Four Pakistani civilians killed in firing along India border

Published January 5, 2015
An Indian Border Security Force (BSF) soldier patrols near the fenced border with Pakistan. — Reuters/file
An Indian Border Security Force (BSF) soldier patrols near the fenced border with Pakistan. — Reuters/file

SIALKOT: Indian Border Security Forces (BSF) personnel resorted to unprovoked firing and shelling along the Working Boundary in Sialkot's Zafarwal and Shakargarh sectors on Monday killing four Pakistani civilians, the Inter Services Public Relations (ISPR) said in a statement.

“2 more civilians embraced martyrdom due to Indian unprovoked firing and shelling,” the Pakistani military’s media wing said.

The ISPR said Indian border forces had resorted to shelling “on civilian population in Shakargarh sector in villages Sukhmaal, Bheke Chak and Bhurey Chak.”

“Exchange of firing continues. Pakistani troops [are] targeting Indian BSF positions which are firing in Pakistan area,” said the statement.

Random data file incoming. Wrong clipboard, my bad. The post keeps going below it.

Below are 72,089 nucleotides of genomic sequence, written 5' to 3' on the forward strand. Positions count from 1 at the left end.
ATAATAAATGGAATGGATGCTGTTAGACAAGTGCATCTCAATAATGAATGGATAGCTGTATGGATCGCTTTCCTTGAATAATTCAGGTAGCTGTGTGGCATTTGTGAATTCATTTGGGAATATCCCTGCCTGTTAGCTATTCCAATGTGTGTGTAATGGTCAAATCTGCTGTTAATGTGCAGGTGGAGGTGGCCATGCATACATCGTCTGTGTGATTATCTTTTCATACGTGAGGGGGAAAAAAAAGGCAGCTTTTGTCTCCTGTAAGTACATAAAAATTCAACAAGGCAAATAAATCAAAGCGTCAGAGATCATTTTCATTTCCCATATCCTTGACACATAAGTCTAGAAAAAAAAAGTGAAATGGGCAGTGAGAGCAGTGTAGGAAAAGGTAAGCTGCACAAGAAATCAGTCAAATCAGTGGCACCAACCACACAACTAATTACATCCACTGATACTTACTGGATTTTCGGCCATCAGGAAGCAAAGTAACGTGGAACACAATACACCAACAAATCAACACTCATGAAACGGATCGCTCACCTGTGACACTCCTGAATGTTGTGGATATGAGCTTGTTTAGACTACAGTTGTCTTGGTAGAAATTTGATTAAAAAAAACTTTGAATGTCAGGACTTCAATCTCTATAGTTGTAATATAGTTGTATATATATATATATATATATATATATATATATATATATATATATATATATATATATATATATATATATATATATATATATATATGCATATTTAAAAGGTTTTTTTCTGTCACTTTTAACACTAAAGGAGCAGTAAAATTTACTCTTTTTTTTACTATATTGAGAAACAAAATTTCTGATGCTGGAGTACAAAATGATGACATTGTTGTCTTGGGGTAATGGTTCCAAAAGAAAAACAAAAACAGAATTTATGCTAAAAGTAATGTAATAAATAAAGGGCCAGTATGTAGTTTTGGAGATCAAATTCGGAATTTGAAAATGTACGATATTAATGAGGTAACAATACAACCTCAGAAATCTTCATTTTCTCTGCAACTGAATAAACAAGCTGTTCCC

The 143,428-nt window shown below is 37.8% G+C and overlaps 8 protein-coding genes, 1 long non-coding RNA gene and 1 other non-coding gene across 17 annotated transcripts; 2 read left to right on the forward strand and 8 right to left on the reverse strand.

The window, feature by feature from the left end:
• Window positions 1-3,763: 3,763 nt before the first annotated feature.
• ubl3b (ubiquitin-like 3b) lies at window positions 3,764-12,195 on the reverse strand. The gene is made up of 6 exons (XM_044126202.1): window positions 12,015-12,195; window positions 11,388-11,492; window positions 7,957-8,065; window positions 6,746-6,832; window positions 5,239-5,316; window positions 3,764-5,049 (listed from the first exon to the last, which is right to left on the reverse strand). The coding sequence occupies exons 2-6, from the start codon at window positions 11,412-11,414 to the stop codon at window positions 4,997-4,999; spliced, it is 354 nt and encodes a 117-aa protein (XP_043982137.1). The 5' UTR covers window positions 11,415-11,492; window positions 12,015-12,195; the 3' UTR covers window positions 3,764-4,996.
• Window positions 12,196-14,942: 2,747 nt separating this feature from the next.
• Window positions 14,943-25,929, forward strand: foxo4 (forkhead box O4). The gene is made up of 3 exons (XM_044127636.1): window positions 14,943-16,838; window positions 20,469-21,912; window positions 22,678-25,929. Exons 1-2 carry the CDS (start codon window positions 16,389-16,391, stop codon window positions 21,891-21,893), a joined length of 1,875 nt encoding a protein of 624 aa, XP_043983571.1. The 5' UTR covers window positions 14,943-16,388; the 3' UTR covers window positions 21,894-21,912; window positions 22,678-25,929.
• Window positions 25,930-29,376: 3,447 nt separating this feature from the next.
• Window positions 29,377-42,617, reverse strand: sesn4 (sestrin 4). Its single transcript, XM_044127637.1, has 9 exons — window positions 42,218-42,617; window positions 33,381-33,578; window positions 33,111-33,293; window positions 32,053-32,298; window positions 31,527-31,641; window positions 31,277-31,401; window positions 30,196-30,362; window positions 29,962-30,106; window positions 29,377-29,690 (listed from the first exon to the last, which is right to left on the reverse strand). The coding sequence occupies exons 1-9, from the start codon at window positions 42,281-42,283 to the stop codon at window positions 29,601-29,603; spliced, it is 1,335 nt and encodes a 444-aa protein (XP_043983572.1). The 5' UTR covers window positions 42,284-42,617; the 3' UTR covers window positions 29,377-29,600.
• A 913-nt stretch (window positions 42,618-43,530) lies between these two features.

The latest casualties on Monday mounted the civilian death toll on the Pakistani to four.

Earlier, two civilians, including a woman and an 18-year-old boy died as a result of the firing, the ISPR had said.

A Chenab Rangers man and a civilian also sustained injuries in the firing, sources in the Chenab Rangers had told Dawn.

Sources also said that Indian Border Security Force (BSF) personnel, who were stationed at the Karole Karishna and Pansar posts in India, targeted Thakar pur and Karole posts on the Pakistani side.

Both sides continued to trade allegations, with the Indians blaming Pakistani forces of violating a ceasefire agreement.

A report published on The Times of India claimed that Pakistani Rangers violated the ceasefire by targeting border posts in Kathua and Samba sectors, drawing retaliation from BSF.

“Pakistani Rangers resorted to ceasefire violation and opened small arms firing in one post in Samba district and two areas in Kathua district late last night,” the TOI quoted officials as saying.

In December last year, the two countries had pledged to uphold the 2003 ceasefire accord which was left in tatters by repeated violations that year. The truce breaches had put the nascent bilateral peace dialogue on hold.

The Himalayan territory of Kashmir, which is the main contention, between the two countries, is divided between India and Pakistan by the UN-monitored de facto border of Line of Control (LoC). The territory is claimed in full by both the countries.

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